On her recent release, Sing As We Go!, Hope continues with the formula that has won her fans on both sides of the Canadian-United States border.  Take a batch traditional songs, mix in a handful of poppy folk originals, add a dash of kindie royalty, and stir.  Hope's voice and producer Dean Jones' unfussy musical choices give a fresh spin to the traditionals.  A simple touch like the toy piano on the old camp chestnut "I Love the Mountains" helps give the song new life to the adult listener who may have heard the song more times than they probably should.  While some of the titles like "When the Ice Worm Nests Again" and "Little Rooster" might not sound familiar, the melodies probably will, with Hope occasionally writing some new lyrics for the songs.

The originals here are lovely -- from the lost '70s AM-radio tune "With You" (co-written and performed by Hope and Gustafer Yellowgold's Morgan Taylor) to Jones' "Harmony" (a duet between Hope and Elizabeth Mitchell) and Hope's own gentle ode to the parent-child bond "From You" -- and feel just as timeless as the actual classics they're next to.  (And speaking of kindie royalty, Molly Ledford, Randy Kaplan, and Chris Ballew aka Caspar Babypants also appear on the album.)

The album is most appropriate for kids ages 3 through 7.  You can listen to extended clips from each song on the album here.  Also, I happen to find the album art here particularly delightful, an artful mix of hand-drawn, computer-drawn, and knitted illustration from Zooglobble favorite Charlotte Blacker.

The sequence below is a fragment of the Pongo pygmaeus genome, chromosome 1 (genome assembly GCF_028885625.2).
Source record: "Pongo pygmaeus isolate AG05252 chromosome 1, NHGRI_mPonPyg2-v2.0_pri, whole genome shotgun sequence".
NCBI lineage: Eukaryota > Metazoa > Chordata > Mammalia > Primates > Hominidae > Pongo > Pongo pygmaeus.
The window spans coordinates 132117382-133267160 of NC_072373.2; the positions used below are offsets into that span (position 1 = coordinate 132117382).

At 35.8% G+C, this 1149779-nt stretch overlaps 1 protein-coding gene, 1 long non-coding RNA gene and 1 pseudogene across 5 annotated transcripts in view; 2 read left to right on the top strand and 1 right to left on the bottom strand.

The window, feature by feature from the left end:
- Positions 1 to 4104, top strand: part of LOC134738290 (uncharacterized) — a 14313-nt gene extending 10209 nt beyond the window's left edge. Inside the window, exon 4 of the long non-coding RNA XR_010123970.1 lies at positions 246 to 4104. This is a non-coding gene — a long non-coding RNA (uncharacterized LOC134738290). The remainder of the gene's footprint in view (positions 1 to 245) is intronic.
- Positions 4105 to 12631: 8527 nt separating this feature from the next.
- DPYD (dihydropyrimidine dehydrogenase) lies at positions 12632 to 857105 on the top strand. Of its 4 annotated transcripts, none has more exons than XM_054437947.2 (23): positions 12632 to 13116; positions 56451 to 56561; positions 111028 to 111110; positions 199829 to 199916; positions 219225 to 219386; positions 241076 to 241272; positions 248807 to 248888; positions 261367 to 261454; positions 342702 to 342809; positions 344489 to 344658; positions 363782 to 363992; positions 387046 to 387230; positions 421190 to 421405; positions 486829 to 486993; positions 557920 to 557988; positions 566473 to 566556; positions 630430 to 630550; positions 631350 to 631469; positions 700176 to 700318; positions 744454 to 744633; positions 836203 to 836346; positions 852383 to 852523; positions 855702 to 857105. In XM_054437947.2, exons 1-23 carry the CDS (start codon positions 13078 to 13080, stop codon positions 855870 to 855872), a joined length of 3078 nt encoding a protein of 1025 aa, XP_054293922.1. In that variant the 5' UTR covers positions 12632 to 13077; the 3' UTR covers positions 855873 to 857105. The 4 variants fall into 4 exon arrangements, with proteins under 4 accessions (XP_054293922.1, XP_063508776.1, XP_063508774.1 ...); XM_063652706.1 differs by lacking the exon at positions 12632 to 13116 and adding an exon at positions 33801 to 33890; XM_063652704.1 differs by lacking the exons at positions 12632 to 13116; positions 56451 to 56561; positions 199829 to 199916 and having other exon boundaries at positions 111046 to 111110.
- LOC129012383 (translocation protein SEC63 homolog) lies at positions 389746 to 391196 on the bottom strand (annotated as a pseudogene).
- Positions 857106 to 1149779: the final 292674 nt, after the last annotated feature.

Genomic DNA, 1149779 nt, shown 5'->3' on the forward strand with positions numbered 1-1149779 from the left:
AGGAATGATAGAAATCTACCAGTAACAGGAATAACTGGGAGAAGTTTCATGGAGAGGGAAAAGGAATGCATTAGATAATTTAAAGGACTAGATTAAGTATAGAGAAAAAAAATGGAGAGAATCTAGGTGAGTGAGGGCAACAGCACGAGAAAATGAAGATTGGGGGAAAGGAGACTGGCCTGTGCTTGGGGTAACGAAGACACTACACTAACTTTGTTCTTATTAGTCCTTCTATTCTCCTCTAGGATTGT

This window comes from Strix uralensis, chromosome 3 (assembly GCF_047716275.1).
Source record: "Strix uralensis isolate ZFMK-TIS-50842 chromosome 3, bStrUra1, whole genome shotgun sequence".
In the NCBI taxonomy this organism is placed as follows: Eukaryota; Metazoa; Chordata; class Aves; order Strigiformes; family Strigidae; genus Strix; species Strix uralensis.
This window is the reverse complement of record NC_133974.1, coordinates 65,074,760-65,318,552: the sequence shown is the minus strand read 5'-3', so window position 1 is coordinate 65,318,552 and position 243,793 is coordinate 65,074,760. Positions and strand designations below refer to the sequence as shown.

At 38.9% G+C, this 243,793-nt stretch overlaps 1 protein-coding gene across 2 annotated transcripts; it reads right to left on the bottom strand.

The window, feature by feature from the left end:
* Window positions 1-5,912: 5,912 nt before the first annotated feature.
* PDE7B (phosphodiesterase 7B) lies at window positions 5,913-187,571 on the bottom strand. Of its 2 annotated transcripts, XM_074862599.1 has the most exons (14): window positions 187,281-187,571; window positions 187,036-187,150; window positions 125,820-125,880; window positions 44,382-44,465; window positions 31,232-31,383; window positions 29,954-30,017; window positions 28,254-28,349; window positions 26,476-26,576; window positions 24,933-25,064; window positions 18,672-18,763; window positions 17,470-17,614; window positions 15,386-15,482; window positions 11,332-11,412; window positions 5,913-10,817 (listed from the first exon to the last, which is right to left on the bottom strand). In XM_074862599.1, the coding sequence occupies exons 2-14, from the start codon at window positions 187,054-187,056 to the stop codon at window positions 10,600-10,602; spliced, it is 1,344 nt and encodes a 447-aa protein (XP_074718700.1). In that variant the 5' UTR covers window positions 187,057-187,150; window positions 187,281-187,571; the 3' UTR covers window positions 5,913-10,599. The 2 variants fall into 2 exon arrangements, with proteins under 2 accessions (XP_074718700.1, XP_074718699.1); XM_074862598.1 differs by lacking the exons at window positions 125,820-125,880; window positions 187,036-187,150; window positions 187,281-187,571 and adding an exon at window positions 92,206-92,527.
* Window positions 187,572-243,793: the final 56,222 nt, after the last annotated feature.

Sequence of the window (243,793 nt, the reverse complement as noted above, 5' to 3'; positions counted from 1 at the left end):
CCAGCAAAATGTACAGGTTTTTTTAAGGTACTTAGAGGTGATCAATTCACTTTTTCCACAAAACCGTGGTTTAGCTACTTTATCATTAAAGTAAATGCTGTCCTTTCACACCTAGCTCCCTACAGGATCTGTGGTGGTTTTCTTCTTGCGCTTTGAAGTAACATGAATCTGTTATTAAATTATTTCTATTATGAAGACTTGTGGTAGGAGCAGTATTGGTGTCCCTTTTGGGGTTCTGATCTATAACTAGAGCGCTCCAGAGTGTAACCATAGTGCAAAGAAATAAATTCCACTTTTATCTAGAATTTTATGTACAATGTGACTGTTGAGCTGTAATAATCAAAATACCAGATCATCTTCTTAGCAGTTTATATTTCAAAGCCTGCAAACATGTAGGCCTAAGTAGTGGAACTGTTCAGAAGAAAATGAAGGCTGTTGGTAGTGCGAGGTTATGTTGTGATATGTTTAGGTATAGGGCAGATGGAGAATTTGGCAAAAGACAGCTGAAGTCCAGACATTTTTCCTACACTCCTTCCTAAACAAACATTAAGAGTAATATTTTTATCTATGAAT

I first listened to this album months ago, set it aside as real life took over, and when I came back to it recently in preparation for writing this review, I was struck by just how delightful this is.  It's traditional but not musty, sweet but not cloying, engaging but not pandering.  It's a gem of an album, definitely worthy of a comparison to Raffi.  Highly recommended.

Itty-Bitty Review: Just Say Hi! - Brady Rymer and the Little Band That Could

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It occurred to me as I listened to Just Say Hi!, the latest album from Brady Rymer and the Little Band That Could, that I'm not sure I've ever seen Rymer frown.  I'm sure he must occasionally -- maybe -- but I can't recall anger or frustration when I've seen him play live or at kids music events.  For the most part, it's just a big grin.

Rymer's music for families has typically had that gregariousness, noticeable even in a genre that has more than its fair share of happy, gregarious folk.  On his new album, Rymer doesn't change course as he serves up another 11 tracks of feel-good roots-rock.  It's not that the whole album is butterflies and unicorns, relentless peppy.  Rather, songs like danceable "Just Say Hi!" ("Don't be afraid of the unfamiliar / Look 'em in the eye / Give 'em a smile, and / just say "hi!") and the anthemic "Tomorrow's People" have Rymer's positive attitude baked right in, faces turned toward the sun even when things aren't perfect.  While I could do without the goofy "Pet Song (We Thank You)" because the silly voices sound out of place on the album, for the most part earnest songs like "Red Piano Rag," a ragtime (natch) about Rymer's piano-playing Grandma Helen, or the zydeco-tinged "My Home," stand up to repeated spins.  And of course The Little Band That Could still sounds great.

The album is most appropriate for kids ages 5 through 10.   You can hear the 38-minute album here.  Look at that album for Just Say Hi!.  See that big grin on that monster -- that's Rymer's smile in cartoon form.  I think your family will probably be smiling after listening as well.  Definitely recommended.